If you originally received a discharge in a Chapter 7 case, you need to wait eight years before filing another Chapter 7 bankruptcy. Now, if you want to file Chapter 13, you must wait four years to be eligible for a discharge.
If your original case was filed under Chapter 13 and you want to file another Chapter 13 bankruptcy, you need to wait two years. If you are looking to file Chapter 7 after obtaining a Chapter 13 discharge, you must wait six years.
These dates are not calculated from your discharge, but from the petition filing date. For instance, if you filed for Chapter 7 on May 1, 2020, and received a discharge, you must wait until May 1, 2028, to file another Chapter 7 case. However, if you filed a Chapter 13 on May 1, 2020, you only have to wait until May 1, 2026, to file a Chapter 7 case.
Filing Another Bankruptcy in California Within the Required Waiting Period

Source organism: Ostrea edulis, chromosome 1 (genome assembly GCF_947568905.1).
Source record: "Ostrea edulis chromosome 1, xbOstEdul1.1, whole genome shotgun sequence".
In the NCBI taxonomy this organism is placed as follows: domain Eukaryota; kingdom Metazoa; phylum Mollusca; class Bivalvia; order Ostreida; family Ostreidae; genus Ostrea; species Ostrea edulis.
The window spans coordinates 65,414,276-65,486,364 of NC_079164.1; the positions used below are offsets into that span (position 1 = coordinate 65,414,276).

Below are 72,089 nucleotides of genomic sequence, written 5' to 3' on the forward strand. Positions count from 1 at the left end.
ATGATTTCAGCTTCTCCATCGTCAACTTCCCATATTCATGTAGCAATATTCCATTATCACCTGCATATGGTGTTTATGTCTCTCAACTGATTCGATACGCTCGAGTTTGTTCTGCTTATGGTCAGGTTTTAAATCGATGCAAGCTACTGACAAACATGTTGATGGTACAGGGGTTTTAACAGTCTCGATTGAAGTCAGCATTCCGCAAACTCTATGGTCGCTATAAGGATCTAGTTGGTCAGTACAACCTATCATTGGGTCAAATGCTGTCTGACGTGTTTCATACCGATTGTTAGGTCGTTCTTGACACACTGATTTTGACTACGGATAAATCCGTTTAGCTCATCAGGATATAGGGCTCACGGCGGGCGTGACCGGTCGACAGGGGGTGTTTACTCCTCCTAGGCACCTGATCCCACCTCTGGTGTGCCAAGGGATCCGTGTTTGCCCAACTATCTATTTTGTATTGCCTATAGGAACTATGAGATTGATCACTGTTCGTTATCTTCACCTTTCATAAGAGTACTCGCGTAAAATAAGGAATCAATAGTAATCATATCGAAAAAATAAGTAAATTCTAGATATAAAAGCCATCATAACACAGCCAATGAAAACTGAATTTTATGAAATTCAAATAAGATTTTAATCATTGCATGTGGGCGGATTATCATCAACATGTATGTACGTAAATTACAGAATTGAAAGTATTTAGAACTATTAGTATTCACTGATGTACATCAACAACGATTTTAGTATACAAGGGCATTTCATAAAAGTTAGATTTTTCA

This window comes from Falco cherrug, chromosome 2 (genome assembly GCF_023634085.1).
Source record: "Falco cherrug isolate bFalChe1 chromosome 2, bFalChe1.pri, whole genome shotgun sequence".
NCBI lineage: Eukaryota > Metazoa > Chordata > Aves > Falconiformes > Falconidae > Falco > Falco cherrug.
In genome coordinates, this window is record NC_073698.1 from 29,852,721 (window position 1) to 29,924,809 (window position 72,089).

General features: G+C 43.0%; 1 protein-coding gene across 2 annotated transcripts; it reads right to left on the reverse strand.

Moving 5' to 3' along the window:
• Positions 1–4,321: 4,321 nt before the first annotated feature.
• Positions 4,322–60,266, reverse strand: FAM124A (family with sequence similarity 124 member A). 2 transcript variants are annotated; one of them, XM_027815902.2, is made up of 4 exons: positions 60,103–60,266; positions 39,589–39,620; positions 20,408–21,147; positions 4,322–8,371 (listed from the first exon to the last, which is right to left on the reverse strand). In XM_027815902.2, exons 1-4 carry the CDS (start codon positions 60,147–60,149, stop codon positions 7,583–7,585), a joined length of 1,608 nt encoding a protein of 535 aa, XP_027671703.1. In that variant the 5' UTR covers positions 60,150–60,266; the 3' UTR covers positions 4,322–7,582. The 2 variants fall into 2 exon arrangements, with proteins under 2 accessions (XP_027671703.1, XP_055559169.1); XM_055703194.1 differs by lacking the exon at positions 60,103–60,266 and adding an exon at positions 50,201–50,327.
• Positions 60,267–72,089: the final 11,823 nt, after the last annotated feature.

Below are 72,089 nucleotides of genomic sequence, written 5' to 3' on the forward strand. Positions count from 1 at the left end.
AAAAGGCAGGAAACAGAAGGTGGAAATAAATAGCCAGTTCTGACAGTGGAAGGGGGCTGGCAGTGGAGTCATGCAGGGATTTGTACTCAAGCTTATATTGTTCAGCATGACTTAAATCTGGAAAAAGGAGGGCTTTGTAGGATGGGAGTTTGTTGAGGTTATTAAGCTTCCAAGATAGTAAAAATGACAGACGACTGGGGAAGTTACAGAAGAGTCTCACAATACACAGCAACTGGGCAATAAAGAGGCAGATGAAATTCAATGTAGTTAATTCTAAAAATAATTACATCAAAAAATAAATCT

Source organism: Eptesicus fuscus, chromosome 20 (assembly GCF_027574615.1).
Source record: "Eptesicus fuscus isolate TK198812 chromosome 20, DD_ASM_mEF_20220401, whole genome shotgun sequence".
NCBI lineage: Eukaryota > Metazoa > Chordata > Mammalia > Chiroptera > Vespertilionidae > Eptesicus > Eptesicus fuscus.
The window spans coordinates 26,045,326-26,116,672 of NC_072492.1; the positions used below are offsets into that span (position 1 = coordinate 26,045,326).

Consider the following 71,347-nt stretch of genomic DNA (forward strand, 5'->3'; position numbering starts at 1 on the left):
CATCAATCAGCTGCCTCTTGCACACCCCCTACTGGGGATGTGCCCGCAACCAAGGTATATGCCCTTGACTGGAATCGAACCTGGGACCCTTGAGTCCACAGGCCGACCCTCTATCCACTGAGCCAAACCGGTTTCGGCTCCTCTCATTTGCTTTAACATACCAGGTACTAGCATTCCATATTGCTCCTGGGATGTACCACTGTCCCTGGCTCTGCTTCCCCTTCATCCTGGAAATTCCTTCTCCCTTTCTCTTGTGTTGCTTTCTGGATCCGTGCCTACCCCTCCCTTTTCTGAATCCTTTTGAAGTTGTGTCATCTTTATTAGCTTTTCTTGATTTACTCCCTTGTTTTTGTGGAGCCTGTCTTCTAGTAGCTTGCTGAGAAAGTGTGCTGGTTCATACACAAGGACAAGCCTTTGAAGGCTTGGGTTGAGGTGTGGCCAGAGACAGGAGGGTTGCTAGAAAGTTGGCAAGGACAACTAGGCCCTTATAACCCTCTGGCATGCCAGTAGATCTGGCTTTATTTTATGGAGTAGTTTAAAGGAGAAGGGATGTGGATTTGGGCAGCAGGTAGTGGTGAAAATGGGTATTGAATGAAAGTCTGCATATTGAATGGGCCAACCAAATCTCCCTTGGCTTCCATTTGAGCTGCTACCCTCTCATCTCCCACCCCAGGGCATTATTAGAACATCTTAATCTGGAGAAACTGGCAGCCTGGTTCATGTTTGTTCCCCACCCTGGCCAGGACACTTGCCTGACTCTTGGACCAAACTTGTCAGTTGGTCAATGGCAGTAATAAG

The waiting period applies to people who are looking to file a bankruptcy to obtain a discharge. Therefore, you are permitted to file for bankruptcy and not receive a discharge. While this might not sound like a good idea, there are times when it is necessary.
For example, a person might file a Chapter 7 case and discharge their unsecured debt. Two years later, that same individual falls behind on their mortgage because they were unemployed for several months. Even though the eight years have not passed, they are entitled to file a Chapter 13 case to address their mortgage arrears. A Chapter 13 bankruptcy could be the only option available to stop foreclosure. While the mortgage could be paid back through the bankruptcy plan, the debtor would not be able to discharge any unsecured debt incurred since the previous case. Our Huntington Beach bankruptcy attorneys are available to discuss the benefits of filing for bankruptcy without obtaining a discharge.
Filing Another Bankruptcy After Your Chapter 13 Case is Dismissed